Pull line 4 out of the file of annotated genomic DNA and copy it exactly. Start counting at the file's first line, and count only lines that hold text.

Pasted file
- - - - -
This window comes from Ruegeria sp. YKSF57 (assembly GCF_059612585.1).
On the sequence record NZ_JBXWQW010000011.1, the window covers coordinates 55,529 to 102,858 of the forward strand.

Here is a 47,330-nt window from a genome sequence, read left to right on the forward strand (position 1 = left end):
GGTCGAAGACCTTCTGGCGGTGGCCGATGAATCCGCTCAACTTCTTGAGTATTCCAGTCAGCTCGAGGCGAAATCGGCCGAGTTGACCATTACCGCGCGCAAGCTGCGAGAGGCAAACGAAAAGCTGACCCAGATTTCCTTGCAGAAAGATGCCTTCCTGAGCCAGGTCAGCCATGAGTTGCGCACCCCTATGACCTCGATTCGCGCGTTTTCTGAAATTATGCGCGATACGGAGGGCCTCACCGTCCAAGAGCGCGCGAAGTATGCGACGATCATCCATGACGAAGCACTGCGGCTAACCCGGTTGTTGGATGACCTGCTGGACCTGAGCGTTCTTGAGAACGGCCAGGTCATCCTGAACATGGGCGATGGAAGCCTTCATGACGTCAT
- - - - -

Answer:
GGTCGAAGACCTTCTGGCGGTGGCCGATGAATCCGCTCAACTTCTTGAGTATTCCAGTCAGCTCGAGGCGAAATCGGCCGAGTTGACCATTACCGCGCGCAAGCTGCGAGAGGCAAACGAAAAGCTGACCCAGATTTCCTTGCAGAAAGATGCCTTCCTGAGCCAGGTCAGCCATGAGTTGCGCACCCCTATGACCTCGATTCGCGCGTTTTCTGAAATTATGCGCGATACGGAGGGCCTCACCGTCCAAGAGCGCGCGAAGTATGCGACGATCATCCATGACGAAGCACTGCGGCTAACCCGGTTGTTGGATGACCTGCTGGACCTGAGCGTTCTTGAGAACGGCCAGGTCATCCTGAACATGGGCGATGGAAGCCTTCATGACGTCAT